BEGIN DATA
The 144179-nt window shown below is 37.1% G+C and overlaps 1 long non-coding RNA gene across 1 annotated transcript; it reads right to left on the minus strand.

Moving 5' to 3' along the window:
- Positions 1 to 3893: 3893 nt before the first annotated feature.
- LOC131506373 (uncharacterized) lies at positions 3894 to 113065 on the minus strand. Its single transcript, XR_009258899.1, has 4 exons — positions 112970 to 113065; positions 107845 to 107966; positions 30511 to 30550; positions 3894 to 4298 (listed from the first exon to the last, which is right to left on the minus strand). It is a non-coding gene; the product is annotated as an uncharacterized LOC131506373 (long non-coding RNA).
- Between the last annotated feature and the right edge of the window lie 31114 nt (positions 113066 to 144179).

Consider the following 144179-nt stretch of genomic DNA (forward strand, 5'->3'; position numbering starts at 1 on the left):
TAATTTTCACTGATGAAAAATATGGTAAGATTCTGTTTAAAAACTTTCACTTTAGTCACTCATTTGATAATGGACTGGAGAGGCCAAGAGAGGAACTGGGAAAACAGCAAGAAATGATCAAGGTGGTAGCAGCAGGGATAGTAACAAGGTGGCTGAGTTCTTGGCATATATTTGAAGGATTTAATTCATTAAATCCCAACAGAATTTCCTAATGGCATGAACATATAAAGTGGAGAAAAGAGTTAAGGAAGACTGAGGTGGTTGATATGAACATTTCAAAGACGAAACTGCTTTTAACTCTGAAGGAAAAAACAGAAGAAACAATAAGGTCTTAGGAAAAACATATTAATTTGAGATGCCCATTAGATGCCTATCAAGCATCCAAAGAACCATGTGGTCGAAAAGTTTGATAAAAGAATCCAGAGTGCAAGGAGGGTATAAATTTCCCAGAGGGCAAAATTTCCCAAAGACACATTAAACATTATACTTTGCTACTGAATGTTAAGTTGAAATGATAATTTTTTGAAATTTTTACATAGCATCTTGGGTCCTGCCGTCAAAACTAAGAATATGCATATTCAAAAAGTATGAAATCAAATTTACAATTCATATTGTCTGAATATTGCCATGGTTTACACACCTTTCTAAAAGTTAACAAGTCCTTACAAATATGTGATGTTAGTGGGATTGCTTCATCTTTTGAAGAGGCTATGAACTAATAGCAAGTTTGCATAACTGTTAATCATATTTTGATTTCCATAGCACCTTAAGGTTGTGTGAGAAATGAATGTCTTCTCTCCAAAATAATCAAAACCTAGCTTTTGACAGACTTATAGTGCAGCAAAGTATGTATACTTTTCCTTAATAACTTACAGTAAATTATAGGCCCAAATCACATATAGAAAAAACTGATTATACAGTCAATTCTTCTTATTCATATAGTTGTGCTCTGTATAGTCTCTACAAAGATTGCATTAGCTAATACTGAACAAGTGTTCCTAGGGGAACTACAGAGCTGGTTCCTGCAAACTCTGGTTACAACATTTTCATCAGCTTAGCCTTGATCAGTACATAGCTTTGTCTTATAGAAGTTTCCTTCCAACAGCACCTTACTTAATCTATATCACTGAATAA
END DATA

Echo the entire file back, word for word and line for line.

The 144179-nt window shown below is 37.1% G+C and overlaps 1 long non-coding RNA gene across 1 annotated transcript; it reads right to left on the minus strand.

Moving 5' to 3' along the window:
- Positions 1 to 3893: 3893 nt before the first annotated feature.
- LOC131506373 (uncharacterized) lies at positions 3894 to 113065 on the minus strand. Its single transcript, XR_009258899.1, has 4 exons — positions 112970 to 113065; positions 107845 to 107966; positions 30511 to 30550; positions 3894 to 4298 (listed from the first exon to the last, which is right to left on the minus strand). It is a non-coding gene; the product is annotated as an uncharacterized LOC131506373 (long non-coding RNA).
- Between the last annotated feature and the right edge of the window lie 31114 nt (positions 113066 to 144179).

Consider the following 144179-nt stretch of genomic DNA (forward strand, 5'->3'; position numbering starts at 1 on the left):
TAATTTTCACTGATGAAAAATATGGTAAGATTCTGTTTAAAAACTTTCACTTTAGTCACTCATTTGATAATGGACTGGAGAGGCCAAGAGAGGAACTGGGAAAACAGCAAGAAATGATCAAGGTGGTAGCAGCAGGGATAGTAACAAGGTGGCTGAGTTCTTGGCATATATTTGAAGGATTTAATTCATTAAATCCCAACAGAATTTCCTAATGGCATGAACATATAAAGTGGAGAAAAGAGTTAAGGAAGACTGAGGTGGTTGATATGAACATTTCAAAGACGAAACTGCTTTTAACTCTGAAGGAAAAAACAGAAGAAACAATAAGGTCTTAGGAAAAACATATTAATTTGAGATGCCCATTAGATGCCTATCAAGCATCCAAAGAACCATGTGGTCGAAAAGTTTGATAAAAGAATCCAGAGTGCAAGGAGGGTATAAATTTCCCAGAGGGCAAAATTTCCCAAAGACACATTAAACATTATACTTTGCTACTGAATGTTAAGTTGAAATGATAATTTTTTGAAATTTTTACATAGCATCTTGGGTCCTGCCGTCAAAACTAAGAATATGCATATTCAAAAAGTATGAAATCAAATTTACAATTCATATTGTCTGAATATTGCCATGGTTTACACACCTTTCTAAAAGTTAACAAGTCCTTACAAATATGTGATGTTAGTGGGATTGCTTCATCTTTTGAAGAGGCTATGAACTAATAGCAAGTTTGCATAACTGTTAATCATATTTTGATTTCCATAGCACCTTAAGGTTGTGTGAGAAATGAATGTCTTCTCTCCAAAATAATCAAAACCTAGCTTTTGACAGACTTATAGTGCAGCAAAGTATGTATACTTTTCCTTAATAACTTACAGTAAATTATAGGCCCAAATCACATATAGAAAAAACTGATTATACAGTCAATTCTTCTTATTCATATAGTTGTGCTCTGTATAGTCTCTACAAAGATTGCATTAGCTAATACTGAACAAGTGTTCCTAGGGGAACTACAGAGCTGGTTCCTGCAAACTCTGGTTACAACATTTTCATCAGCTTAGCCTTGATCAGTACATAGCTTTGTCTTATAGAAGTTTCCTTCCAACAGCACCTTACTTAATCTATATCACTGAATAA